Machine learning at the nanoscale

Gordon, Oliver Miles (2022) Machine learning at the nanoscale. PhD thesis, University of Nottingham.

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Although scanning probe microscopy (SPM) techniques have allowed researchers to interact with the nanoscale for decades now, little improvement has been made to the incredibly manual, time consuming process of setting up, running, and analysing the results of these experiments, often arising due to the constantly varying shape of the probe apex. Unlike traditional computing methods, machine learning methods (with neural networks in particular) are considerably more capable of automating subjective tasks such as these, and we are only just beginning to explore the potential applications of this technology in SPM. In this thesis we explore a number of areas where machine learning could potentially massively change the way we go about SPM experimentation. We begin by discussing the history, theory, and experimental concepts of scanning tunnelling microscopy (STM), atomic force microscopy (AFM), and normal-incidence-x-ray standing wave (NIXSW). We then explore the makeup of a neural network and demonstrate how they can be applied to a variety of use-cases in SPM, including classification and policy prediction. Moving to the experimental chapters, we first discuss how we can successfully distinguish between STM tip states of the H:Si(100), Au(111) and Cu(111) surfaces. We also show that by adapting this network to work in real time, we improve performance while requiring on the order of 100x less data. We next discuss our attempts to combine these networks with expert examples to intelligently maintain tip apex sharpness during experimentation, envisioning an end-to-end automatic experiment. Because one of the main difficulties in applying machine learning is the frequent need to manually label data, we then show how we can use Monte Carlo simulations of self-organised AFM nanostructures to automatically label training data for a network, and then combine it with classical statistics and preprocessing to find specific structures in a mixed, messy dataset of real, experimental AFM images. As part of this, we also build a network to denoise experimental images. Finally, we present NIXSW results from an investigation into the temperature dependence of H20@C60, discussing the potential to use unsupervised clustering techniques to distinguish between noisy human-indistinguishable spectra to overcome limitations in data collection.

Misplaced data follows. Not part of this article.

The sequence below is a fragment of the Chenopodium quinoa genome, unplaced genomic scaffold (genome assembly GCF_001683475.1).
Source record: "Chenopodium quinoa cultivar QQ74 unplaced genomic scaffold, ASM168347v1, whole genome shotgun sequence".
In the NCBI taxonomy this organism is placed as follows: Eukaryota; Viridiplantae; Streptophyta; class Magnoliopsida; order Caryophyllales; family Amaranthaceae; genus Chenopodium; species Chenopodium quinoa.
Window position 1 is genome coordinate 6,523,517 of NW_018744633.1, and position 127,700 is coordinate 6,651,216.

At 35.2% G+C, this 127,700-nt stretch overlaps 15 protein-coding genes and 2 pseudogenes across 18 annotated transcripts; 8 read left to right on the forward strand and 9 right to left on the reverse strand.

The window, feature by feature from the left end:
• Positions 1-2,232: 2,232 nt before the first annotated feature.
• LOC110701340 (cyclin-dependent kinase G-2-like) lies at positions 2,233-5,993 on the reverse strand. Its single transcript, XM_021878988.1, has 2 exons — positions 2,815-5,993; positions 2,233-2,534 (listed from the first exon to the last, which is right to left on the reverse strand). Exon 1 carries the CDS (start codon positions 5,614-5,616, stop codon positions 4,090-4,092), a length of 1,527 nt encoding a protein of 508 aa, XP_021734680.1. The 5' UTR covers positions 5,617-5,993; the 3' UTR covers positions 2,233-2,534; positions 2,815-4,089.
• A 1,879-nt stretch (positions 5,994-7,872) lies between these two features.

Item Type: Thesis (University of Nottingham only) (PhD)
Supervisors: Moriarty, Philip
Saywell, Alexander
Keywords: CNN, Machine learning, STM, AFM, SPM, Scanning probes, Reinforcement learning, Inverse reinforcement learning, RL, IRL, Neural network, H:Si(100)
Subjects: Q Science > QC Physics
Faculties/Schools: UK Campuses > Faculty of Science > School of Physics and Astronomy
Item ID: 67430
Depositing User: Gordon, Oliver
Date Deposited: 02 Aug 2022 04:40
Last Modified: 02 Aug 2022 04:40

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